Guitarist, singer and songwriter Gary “Sly” Fox is a salesman at heart.
It’s how he got his nickname as a kid, and it’s a talent he has put to good use in both his day job as a car salesman and as a lifelong musician, most recently as leader of bluesy rock septet Sly Fox and the Hustlers.
In the past four years, this band of veterans has pushed its way on to the local music scene with its high-energy shows and equally high-energy debut recording, the seven-song “The Low-Life” EP, released in 2010.
Now, Fox is using his skills to hustle for other musicians. About four months ago, he took charge of booking music at Dinosaur Bar-B-Que in his native Troy. Since then, the venue has expanded its offerings from weekend shows to music and promotions nearly every night of the week. He has also been hosting an open mic there every Wednesday, where he and a small group help back up-and-coming singers and instrumentalists looking to show off for three or four songs.
Open jam with Sly Fox and Friends
Where: Dinosaur Bar-B-Que, 377 River St., Troy
When: 7:30 p.m. every Wednesday
How Much: Free
More Info: 308-0400, www.dinosaurbarbque.com
Creating a haven
“Sly Fox and the Hustlers have kind of become the house band there, so they asked me about doing the booking,” Fox said. “We want to turn it into a real music haven. . . . I came up with a five-point plan as far as things that I would change if I were to do it — I said, we’ve got to get a lighting system in there. At the time it was all white lights, on all the time — now I bring the house lights all the way down. And another part of that was doing an open mic.”
Just a few weeks ago, the venue hosted New Zealand singer-songwriter Willy Moon, in conjunction with WEQX-FM, and Fox hopes to bring in more touring artists. But much of his focus is finding new local talent to book at the venue, and the open mic is the place to do that.
It’s also a chance to step out of his comfort zone and play with musicians of all experience levels and genres. Fox hosts with Hustlers drummer Mark Tritico and Dinosaur Bar-B-Que sound man and trumpeter Kevin Hendricks. A full drum kit, guitar amps and a bass rig are available for performers to use.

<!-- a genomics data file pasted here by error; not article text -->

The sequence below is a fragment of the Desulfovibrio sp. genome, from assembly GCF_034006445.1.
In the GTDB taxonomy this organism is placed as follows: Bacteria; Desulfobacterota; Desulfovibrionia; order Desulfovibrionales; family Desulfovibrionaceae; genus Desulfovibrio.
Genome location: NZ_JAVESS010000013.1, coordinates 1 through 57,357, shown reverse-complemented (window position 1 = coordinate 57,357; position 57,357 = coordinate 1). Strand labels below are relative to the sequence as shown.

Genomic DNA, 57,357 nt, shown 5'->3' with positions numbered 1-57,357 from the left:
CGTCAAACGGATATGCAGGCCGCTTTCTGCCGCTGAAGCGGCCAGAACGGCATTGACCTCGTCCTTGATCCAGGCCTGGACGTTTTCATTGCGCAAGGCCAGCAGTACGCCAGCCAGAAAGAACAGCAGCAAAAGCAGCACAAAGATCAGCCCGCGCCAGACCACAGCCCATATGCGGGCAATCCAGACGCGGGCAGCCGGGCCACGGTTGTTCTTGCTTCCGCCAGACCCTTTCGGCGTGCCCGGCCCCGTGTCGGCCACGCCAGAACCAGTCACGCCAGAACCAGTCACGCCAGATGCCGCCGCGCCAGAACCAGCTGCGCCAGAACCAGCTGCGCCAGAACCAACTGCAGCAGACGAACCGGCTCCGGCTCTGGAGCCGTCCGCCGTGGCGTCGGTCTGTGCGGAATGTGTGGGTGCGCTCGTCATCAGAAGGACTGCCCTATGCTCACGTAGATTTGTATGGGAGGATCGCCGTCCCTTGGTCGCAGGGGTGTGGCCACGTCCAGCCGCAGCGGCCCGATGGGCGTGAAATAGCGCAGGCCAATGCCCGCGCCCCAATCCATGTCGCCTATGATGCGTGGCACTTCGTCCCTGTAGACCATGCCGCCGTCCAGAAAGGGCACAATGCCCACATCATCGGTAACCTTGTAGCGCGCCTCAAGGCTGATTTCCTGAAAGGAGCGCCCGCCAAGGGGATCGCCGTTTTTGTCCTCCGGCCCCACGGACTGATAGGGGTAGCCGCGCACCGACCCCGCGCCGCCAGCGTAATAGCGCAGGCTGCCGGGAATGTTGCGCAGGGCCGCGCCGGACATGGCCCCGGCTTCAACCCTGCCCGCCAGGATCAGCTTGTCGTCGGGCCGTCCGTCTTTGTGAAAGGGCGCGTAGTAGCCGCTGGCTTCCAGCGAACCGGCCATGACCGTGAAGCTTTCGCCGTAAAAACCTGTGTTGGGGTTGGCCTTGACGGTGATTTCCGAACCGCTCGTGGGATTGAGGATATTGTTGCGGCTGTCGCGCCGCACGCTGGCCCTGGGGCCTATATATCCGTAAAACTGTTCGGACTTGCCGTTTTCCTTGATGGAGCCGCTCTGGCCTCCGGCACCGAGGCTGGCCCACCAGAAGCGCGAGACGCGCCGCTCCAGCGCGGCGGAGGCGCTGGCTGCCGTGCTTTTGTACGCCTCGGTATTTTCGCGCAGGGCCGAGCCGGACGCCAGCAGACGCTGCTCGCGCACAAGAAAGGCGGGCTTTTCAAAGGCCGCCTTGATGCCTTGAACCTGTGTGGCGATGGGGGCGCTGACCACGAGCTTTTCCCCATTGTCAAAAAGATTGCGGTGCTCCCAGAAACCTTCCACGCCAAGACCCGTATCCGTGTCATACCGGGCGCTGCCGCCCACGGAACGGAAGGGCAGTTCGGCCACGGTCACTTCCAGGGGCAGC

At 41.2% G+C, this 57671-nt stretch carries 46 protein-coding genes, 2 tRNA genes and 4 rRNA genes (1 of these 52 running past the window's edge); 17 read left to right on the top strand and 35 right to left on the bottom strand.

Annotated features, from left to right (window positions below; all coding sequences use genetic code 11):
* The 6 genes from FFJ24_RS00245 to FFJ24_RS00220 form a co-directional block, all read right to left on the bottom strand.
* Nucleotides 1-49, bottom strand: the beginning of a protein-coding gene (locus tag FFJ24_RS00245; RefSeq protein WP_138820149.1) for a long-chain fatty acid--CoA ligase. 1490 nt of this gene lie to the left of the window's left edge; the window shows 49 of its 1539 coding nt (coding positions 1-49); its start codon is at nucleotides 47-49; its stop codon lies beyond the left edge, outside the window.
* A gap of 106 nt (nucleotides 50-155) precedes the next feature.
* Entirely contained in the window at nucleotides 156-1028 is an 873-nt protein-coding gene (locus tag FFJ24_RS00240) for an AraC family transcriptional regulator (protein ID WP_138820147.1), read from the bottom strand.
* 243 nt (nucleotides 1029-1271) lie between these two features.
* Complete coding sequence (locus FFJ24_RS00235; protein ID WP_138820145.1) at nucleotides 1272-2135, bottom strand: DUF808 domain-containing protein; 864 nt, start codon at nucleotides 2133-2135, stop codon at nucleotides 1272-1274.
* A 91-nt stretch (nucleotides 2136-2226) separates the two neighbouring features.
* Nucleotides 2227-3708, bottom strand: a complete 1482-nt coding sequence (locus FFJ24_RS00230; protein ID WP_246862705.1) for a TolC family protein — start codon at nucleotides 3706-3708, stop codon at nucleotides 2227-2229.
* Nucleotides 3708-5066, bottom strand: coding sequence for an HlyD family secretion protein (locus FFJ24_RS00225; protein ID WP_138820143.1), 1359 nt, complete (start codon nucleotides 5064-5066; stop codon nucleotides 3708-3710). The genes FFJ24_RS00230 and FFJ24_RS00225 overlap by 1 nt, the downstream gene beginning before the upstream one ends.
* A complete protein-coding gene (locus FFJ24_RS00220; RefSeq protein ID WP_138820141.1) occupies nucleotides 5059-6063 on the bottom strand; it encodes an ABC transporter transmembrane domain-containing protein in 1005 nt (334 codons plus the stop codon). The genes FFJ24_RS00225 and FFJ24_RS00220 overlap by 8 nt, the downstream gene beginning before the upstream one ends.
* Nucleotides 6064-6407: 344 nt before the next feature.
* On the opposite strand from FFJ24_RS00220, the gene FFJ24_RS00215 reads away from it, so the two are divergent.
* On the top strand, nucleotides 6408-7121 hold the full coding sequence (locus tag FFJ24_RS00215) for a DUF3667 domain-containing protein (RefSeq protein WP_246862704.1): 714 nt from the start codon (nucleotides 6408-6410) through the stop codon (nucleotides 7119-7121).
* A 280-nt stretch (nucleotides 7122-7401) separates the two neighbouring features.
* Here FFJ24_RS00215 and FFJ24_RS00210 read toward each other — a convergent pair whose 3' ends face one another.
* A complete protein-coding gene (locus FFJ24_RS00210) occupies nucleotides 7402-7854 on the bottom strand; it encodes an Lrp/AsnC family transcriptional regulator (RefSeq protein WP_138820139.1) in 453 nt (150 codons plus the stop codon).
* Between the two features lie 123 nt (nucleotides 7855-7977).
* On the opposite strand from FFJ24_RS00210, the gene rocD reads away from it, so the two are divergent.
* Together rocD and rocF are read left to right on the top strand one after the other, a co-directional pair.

“It’s a cool set up — we have people come in that just sing, or just do one thing, and the three of us back them up,” Fox said. “It’s all good jamming. Sometimes — there was a girl in the other day who wanted to do a country song, which is out of my comfort zone. We just went in the other room and listened to the song on YouTube, and then jammed it with her. It’s nice doing off-the-cuff stuff like that.”
Picking up guitar
Fox, now in his late 30s, has been playing guitar since he was 10 years old. Inspired by a cousin who played, he and his childhood friend and neighbor, singer-songwriter Sean Rowe, both picked up instruments at the same time.
“I decided I wanted to play guitar, and [Sean] was my best friend, so I told him to get a bass so we could start a band,” Fox said. “Through the rest of grade school and high school, while others were on the football team, we stayed home and practiced and wrote songs.”
The two soon realized that someone needed to sing, and both of them gave it a go. Rowe ended up the singer, and developed his distinctive baritone alongside Fox’s bluesy, hard rocking riffs in Dionysus and later The Clockwork Orange, which played legendary New York City punk club CBGBs in the late ’90s.
“During our thing, we used to always do acoustic — four or five acoustic songs, and that’s kind of where he took off doing the acoustic thing,” Fox said. “I’m not really into folk music; I’m more of a rocker, although I appreciate — he’s awesome at what he does and has a fantastic voice.”
When Rowe began playing solo acoustic, Fox bowed out of the music business for a time. He continued to write and play on his own time, though, and about four years ago he had amassed enough material for a short album.
“The songs were just coming to me,” he said. “Basically, I knew I wanted to write and record them, but I didn’t know if I would end up playing out. I just knew that I need to make a CD. I had all these songs just bouncing around in my head.”
Because Rowe had done all the singing in their previous bands, Fox had to first teach himself to sing. He rented a practice space and filled it with gear, including a drum machine and recording equipment, and began working on demos for the songs that would eventually end up on “The Low-Life.”
working on follow-up
Since the initial recording, which was done at Warming Room Recording Studio in Albany with a cast of session players, Fox has pushed on with the Hustlers as a full band. The now seven-piece group is working on a full-length follow-up, tentatively titled “The Secret.”
“This time out I wanted a big, soulful band — I wanted saxophone, keyboards,” Fox said. “I like saxophone as much as the guitar, even though I don’t play it — I just wanted to have that ‘Exile on Main Street,’ big, soulful, bluesy band, and I kind of just latched on to that.”